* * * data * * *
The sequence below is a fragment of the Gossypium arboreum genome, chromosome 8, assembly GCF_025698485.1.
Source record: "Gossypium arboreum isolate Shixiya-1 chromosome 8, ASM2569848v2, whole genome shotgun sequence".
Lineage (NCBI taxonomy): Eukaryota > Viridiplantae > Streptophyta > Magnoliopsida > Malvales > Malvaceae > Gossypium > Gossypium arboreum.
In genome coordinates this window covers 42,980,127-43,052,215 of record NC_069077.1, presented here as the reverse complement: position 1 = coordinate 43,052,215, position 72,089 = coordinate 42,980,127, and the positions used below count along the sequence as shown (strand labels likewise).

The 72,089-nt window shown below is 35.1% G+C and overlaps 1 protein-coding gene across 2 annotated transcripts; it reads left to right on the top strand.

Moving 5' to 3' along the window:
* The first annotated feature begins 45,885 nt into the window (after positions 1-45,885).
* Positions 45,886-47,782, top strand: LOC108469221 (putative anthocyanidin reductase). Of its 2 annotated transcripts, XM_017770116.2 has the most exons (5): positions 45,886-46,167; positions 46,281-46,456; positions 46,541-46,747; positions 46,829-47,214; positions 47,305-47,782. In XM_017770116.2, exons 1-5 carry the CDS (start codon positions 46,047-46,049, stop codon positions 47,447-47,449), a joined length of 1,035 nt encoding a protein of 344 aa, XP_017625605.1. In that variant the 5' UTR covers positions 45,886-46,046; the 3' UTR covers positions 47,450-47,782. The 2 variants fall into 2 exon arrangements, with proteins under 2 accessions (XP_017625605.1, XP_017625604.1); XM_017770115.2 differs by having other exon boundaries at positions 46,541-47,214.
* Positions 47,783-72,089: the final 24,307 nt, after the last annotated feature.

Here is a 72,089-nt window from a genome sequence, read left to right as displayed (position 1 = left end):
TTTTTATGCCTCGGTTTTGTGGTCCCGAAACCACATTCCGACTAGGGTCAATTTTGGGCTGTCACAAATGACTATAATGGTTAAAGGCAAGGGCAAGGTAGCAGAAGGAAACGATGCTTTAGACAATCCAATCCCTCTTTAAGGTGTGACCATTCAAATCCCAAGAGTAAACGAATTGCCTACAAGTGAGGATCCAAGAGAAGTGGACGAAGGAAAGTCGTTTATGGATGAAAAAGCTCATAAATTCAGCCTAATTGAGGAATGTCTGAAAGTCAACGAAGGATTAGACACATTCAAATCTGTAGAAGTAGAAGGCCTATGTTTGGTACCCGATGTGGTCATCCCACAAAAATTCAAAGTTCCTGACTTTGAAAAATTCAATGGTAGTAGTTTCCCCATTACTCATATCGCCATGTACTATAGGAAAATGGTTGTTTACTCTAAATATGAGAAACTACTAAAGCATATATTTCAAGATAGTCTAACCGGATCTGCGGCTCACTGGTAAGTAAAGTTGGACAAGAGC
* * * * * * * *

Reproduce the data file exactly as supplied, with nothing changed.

The sequence below is a fragment of the Gossypium arboreum genome, chromosome 8, assembly GCF_025698485.1.
Source record: "Gossypium arboreum isolate Shixiya-1 chromosome 8, ASM2569848v2, whole genome shotgun sequence".
Lineage (NCBI taxonomy): Eukaryota > Viridiplantae > Streptophyta > Magnoliopsida > Malvales > Malvaceae > Gossypium > Gossypium arboreum.
In genome coordinates this window covers 42,980,127-43,052,215 of record NC_069077.1, presented here as the reverse complement: position 1 = coordinate 43,052,215, position 72,089 = coordinate 42,980,127, and the positions used below count along the sequence as shown (strand labels likewise).

The 72,089-nt window shown below is 35.1% G+C and overlaps 1 protein-coding gene across 2 annotated transcripts; it reads left to right on the top strand.

Moving 5' to 3' along the window:
* The first annotated feature begins 45,885 nt into the window (after positions 1-45,885).
* Positions 45,886-47,782, top strand: LOC108469221 (putative anthocyanidin reductase). Of its 2 annotated transcripts, XM_017770116.2 has the most exons (5): positions 45,886-46,167; positions 46,281-46,456; positions 46,541-46,747; positions 46,829-47,214; positions 47,305-47,782. In XM_017770116.2, exons 1-5 carry the CDS (start codon positions 46,047-46,049, stop codon positions 47,447-47,449), a joined length of 1,035 nt encoding a protein of 344 aa, XP_017625605.1. In that variant the 5' UTR covers positions 45,886-46,046; the 3' UTR covers positions 47,450-47,782. The 2 variants fall into 2 exon arrangements, with proteins under 2 accessions (XP_017625605.1, XP_017625604.1); XM_017770115.2 differs by having other exon boundaries at positions 46,541-47,214.
* Positions 47,783-72,089: the final 24,307 nt, after the last annotated feature.

Here is a 72,089-nt window from a genome sequence, read left to right as displayed (position 1 = left end):
TTTTTATGCCTCGGTTTTGTGGTCCCGAAACCACATTCCGACTAGGGTCAATTTTGGGCTGTCACAAATGACTATAATGGTTAAAGGCAAGGGCAAGGTAGCAGAAGGAAACGATGCTTTAGACAATCCAATCCCTCTTTAAGGTGTGACCATTCAAATCCCAAGAGTAAACGAATTGCCTACAAGTGAGGATCCAAGAGAAGTGGACGAAGGAAAGTCGTTTATGGATGAAAAAGCTCATAAATTCAGCCTAATTGAGGAATGTCTGAAAGTCAACGAAGGATTAGACACATTCAAATCTGTAGAAGTAGAAGGCCTATGTTTGGTACCCGATGTGGTCATCCCACAAAAATTCAAAGTTCCTGACTTTGAAAAATTCAATGGTAGTAGTTTCCCCATTACTCATATCGCCATGTACTATAGGAAAATGGTTGTTTACTCTAAATATGAGAAACTACTAAAGCATATATTTCAAGATAGTCTAACCGGATCTGCGGCTCACTGGTAAGTAAAGTTGGACAAGAGC